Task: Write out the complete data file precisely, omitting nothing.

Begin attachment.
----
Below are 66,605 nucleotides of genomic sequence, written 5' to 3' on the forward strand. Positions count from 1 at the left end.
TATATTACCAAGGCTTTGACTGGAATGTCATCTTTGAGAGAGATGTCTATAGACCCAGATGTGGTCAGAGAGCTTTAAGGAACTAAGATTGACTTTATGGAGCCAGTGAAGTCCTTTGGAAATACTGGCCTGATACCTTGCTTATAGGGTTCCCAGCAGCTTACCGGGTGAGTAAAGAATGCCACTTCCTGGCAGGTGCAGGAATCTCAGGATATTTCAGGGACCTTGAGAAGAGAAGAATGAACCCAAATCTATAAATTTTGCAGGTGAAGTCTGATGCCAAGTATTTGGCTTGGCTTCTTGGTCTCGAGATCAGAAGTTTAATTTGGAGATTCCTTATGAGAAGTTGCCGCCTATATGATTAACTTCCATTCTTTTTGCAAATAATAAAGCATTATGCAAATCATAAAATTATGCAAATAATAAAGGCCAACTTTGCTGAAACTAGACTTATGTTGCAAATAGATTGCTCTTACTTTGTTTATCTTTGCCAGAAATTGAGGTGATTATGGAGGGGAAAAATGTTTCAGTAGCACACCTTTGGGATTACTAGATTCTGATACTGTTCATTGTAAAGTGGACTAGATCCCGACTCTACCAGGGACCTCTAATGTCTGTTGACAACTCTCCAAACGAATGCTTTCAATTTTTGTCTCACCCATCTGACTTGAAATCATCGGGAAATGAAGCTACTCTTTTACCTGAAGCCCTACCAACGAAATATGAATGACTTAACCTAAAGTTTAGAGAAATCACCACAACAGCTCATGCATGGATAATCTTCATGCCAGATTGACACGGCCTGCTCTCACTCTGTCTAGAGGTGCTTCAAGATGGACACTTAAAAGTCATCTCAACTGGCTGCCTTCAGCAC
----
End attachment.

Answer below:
Below are 66,605 nucleotides of genomic sequence, written 5' to 3' on the forward strand. Positions count from 1 at the left end.
TATATTACCAAGGCTTTGACTGGAATGTCATCTTTGAGAGAGATGTCTATAGACCCAGATGTGGTCAGAGAGCTTTAAGGAACTAAGATTGACTTTATGGAGCCAGTGAAGTCCTTTGGAAATACTGGCCTGATACCTTGCTTATAGGGTTCCCAGCAGCTTACCGGGTGAGTAAAGAATGCCACTTCCTGGCAGGTGCAGGAATCTCAGGATATTTCAGGGACCTTGAGAAGAGAAGAATGAACCCAAATCTATAAATTTTGCAGGTGAAGTCTGATGCCAAGTATTTGGCTTGGCTTCTTGGTCTCGAGATCAGAAGTTTAATTTGGAGATTCCTTATGAGAAGTTGCCGCCTATATGATTAACTTCCATTCTTTTTGCAAATAATAAAGCATTATGCAAATCATAAAATTATGCAAATAATAAAGGCCAACTTTGCTGAAACTAGACTTATGTTGCAAATAGATTGCTCTTACTTTGTTTATCTTTGCCAGAAATTGAGGTGATTATGGAGGGGAAAAATGTTTCAGTAGCACACCTTTGGGATTACTAGATTCTGATACTGTTCATTGTAAAGTGGACTAGATCCCGACTCTACCAGGGACCTCTAATGTCTGTTGACAACTCTCCAAACGAATGCTTTCAATTTTTGTCTCACCCATCTGACTTGAAATCATCGGGAAATGAAGCTACTCTTTTACCTGAAGCCCTACCAACGAAATATGAATGACTTAACCTAAAGTTTAGAGAAATCACCACAACAGCTCATGCATGGATAATCTTCATGCCAGATTGACACGGCCTGCTCTCACTCTGTCTAGAGGTGCTTCAAGATGGACACTTAAAAGTCATCTCAACTGGCTGCCTTCAGCAC